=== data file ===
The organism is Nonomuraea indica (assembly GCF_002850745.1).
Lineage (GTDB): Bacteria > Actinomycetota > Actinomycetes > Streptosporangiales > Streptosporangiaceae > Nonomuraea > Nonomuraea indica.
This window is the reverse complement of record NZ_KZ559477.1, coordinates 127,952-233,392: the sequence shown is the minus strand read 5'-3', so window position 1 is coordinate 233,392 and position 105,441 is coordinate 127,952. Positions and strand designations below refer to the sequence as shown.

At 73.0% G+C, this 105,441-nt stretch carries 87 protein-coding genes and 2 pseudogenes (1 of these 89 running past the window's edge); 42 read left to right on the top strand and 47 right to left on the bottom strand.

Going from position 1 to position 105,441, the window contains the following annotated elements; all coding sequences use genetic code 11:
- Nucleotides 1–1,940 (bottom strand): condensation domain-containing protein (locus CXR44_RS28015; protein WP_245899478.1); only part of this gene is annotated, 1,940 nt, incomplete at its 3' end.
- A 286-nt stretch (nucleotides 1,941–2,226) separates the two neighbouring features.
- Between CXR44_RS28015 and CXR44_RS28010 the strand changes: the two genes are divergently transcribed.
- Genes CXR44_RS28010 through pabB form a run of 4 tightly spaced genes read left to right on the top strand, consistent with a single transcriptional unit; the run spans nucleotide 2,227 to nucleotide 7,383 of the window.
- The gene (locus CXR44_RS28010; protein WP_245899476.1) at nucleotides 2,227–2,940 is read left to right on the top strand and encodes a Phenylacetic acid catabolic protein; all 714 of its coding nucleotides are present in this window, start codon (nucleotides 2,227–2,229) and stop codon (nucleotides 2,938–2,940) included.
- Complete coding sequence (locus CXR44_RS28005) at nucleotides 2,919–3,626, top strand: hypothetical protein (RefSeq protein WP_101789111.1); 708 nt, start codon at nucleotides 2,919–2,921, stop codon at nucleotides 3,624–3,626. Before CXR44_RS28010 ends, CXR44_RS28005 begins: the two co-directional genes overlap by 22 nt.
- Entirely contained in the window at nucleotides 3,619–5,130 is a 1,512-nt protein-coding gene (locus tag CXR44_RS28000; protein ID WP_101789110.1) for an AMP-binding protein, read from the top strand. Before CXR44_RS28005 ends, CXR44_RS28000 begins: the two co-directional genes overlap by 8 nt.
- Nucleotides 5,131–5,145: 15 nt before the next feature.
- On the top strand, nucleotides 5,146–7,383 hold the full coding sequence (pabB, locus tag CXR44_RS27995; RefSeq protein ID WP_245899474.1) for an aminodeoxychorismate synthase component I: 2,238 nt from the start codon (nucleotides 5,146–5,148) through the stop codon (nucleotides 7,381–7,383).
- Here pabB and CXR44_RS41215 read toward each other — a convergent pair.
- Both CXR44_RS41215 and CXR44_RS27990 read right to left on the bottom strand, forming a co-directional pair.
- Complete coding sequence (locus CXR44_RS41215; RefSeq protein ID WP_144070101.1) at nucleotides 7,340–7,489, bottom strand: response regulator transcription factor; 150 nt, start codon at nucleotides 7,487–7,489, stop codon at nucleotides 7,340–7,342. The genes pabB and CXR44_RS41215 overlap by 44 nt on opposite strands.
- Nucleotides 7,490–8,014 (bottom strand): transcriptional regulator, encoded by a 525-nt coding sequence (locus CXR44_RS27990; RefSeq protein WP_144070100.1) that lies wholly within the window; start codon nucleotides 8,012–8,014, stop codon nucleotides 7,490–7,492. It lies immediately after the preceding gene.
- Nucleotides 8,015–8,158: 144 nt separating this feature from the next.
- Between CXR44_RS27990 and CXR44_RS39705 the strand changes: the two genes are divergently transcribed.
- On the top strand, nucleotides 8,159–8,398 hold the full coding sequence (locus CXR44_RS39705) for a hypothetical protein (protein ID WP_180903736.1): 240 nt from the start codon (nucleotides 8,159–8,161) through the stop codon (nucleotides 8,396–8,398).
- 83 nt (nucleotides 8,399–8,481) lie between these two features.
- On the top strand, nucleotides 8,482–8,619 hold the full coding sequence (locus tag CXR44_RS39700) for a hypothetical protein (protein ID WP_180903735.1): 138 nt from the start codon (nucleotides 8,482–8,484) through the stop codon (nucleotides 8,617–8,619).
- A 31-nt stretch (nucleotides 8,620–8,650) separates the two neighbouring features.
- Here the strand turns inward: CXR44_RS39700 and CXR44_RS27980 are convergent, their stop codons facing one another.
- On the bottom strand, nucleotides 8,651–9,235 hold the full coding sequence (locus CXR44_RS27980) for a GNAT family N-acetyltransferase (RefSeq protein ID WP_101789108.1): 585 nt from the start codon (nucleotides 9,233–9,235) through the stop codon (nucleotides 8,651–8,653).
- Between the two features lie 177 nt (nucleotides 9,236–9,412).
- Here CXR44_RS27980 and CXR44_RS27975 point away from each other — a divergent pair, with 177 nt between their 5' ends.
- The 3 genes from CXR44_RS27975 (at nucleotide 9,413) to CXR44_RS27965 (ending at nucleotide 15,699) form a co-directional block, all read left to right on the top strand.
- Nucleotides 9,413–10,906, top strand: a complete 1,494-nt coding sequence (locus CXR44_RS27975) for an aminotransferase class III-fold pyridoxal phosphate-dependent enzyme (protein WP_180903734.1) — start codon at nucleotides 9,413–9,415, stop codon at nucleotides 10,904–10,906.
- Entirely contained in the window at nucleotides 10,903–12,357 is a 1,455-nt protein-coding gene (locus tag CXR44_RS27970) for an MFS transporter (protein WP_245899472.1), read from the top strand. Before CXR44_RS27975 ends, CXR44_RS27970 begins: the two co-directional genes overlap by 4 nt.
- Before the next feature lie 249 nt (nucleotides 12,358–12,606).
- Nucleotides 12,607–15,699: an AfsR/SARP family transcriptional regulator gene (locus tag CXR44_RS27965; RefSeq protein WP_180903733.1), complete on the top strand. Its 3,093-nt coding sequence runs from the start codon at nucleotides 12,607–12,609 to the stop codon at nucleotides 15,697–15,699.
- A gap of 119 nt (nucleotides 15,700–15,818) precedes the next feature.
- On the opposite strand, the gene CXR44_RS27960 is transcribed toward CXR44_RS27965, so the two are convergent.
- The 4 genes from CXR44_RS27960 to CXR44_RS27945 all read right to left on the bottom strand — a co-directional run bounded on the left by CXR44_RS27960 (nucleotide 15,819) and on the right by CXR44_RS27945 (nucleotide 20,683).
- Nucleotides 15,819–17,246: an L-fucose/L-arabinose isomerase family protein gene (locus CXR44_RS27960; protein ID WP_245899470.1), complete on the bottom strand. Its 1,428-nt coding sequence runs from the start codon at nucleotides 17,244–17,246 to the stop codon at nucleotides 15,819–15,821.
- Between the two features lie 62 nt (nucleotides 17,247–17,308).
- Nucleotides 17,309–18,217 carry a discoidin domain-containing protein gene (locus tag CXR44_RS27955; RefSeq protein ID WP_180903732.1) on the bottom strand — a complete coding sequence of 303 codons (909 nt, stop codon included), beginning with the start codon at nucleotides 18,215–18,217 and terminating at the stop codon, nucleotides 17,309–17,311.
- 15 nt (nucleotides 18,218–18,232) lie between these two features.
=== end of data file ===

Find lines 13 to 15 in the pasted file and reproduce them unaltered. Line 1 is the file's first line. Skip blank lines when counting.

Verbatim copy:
- Nucleotides 5,131–5,145: 15 nt before the next feature.
- On the top strand, nucleotides 5,146–7,383 hold the full coding sequence (pabB, locus tag CXR44_RS27995; RefSeq protein ID WP_245899474.1) for an aminodeoxychorismate synthase component I: 2,238 nt from the start codon (nucleotides 5,146–5,148) through the stop codon (nucleotides 7,381–7,383).
- Here pabB and CXR44_RS41215 read toward each other — a convergent pair.